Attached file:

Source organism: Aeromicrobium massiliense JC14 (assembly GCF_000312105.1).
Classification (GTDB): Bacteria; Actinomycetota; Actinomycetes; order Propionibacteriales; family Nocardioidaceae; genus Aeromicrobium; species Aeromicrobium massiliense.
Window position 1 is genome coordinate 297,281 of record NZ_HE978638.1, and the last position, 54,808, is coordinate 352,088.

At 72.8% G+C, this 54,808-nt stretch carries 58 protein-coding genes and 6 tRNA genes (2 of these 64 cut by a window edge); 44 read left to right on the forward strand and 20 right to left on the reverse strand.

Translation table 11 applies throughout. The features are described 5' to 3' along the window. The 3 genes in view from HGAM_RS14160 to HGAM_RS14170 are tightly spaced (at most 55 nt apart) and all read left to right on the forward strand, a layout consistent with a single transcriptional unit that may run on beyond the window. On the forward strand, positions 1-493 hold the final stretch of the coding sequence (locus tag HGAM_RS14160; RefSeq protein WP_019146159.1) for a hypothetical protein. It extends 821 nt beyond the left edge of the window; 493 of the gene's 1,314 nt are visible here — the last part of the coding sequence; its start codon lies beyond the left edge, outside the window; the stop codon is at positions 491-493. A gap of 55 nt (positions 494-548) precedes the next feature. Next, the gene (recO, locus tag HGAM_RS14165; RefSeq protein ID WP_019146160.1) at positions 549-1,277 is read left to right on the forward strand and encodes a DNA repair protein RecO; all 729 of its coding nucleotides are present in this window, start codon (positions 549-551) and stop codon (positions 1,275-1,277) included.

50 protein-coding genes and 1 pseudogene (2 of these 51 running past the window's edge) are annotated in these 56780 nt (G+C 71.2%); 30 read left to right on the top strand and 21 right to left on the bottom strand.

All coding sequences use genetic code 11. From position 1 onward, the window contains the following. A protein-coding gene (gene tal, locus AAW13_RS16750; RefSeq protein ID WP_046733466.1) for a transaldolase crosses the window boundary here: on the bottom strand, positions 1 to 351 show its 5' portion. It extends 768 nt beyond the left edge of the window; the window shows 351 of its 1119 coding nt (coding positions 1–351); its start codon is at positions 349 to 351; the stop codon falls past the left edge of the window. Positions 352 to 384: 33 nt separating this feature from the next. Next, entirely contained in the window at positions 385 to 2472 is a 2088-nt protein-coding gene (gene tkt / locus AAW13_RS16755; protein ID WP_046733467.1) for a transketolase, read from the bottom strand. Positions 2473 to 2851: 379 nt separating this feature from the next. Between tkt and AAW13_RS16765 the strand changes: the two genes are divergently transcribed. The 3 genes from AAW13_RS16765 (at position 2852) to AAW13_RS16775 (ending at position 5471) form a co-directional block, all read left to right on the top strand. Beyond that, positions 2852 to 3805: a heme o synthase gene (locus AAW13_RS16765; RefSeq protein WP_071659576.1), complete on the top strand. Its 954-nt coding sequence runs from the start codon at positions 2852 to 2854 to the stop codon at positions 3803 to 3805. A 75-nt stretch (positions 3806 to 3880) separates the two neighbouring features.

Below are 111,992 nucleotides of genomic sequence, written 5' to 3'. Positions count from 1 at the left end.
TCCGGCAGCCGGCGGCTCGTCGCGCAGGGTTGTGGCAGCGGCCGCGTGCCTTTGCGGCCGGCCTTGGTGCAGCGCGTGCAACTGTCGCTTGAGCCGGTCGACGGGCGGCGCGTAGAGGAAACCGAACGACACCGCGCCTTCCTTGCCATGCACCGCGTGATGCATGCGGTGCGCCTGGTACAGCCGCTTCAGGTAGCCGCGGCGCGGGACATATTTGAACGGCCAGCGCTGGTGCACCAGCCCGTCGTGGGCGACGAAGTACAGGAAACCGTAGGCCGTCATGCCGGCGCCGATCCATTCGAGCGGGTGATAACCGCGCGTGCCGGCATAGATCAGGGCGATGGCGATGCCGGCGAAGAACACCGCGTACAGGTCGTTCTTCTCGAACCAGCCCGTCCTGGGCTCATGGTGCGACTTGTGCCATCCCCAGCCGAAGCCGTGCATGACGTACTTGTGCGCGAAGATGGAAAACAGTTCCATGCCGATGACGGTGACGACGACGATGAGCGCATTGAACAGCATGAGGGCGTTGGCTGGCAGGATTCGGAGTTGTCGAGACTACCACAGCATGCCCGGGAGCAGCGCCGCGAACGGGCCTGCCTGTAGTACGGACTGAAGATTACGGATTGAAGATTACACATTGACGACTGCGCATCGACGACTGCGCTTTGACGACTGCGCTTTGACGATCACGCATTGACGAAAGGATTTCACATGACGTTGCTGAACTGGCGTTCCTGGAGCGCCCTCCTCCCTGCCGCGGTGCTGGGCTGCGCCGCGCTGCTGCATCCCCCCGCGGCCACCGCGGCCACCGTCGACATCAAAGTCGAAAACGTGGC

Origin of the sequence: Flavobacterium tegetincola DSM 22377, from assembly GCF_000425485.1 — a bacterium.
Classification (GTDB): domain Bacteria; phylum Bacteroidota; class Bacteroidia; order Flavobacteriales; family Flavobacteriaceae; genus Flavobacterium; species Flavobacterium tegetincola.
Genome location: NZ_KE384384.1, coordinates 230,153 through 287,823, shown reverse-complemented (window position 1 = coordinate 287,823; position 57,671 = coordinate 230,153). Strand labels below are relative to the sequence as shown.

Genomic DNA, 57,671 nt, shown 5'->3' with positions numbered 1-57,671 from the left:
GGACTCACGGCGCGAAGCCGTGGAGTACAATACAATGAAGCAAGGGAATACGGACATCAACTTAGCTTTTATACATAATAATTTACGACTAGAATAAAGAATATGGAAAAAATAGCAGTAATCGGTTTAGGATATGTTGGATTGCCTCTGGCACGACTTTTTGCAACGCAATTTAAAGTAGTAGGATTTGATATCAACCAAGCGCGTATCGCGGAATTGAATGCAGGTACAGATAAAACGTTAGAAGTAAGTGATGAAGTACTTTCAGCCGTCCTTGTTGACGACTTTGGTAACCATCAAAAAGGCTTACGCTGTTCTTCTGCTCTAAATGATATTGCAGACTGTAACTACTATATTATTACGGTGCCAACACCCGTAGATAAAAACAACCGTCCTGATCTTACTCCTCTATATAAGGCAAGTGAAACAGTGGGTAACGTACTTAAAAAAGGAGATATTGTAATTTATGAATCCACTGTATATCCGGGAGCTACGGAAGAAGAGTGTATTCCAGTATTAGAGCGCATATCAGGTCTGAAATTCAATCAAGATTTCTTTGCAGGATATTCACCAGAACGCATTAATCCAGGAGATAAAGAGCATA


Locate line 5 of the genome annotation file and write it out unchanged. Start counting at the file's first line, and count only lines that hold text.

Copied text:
Translation table 11 applies throughout. The features are described 5' to 3' along the window. The 3 genes in view from HGAM_RS14160 to HGAM_RS14170 are tightly spaced (at most 55 nt apart) and all read left to right on the forward strand, a layout consistent with a single transcriptional unit that may run on beyond the window. On the forward strand, positions 1-493 hold the final stretch of the coding sequence (locus tag HGAM_RS14160; RefSeq protein WP_019146159.1) for a hypothetical protein. It extends 821 nt beyond the left edge of the window; 493 of the gene's 1,314 nt are visible here — the last part of the coding sequence; its start codon lies beyond the left edge, outside the window; the stop codon is at positions 491-493. A gap of 55 nt (positions 494-548) precedes the next feature. Next, the gene (recO, locus tag HGAM_RS14165; RefSeq protein ID WP_019146160.1) at positions 549-1,277 is read left to right on the forward strand and encodes a DNA repair protein RecO; all 729 of its coding nucleotides are present in this window, start codon (positions 549-551) and stop codon (positions 1,275-1,277) included.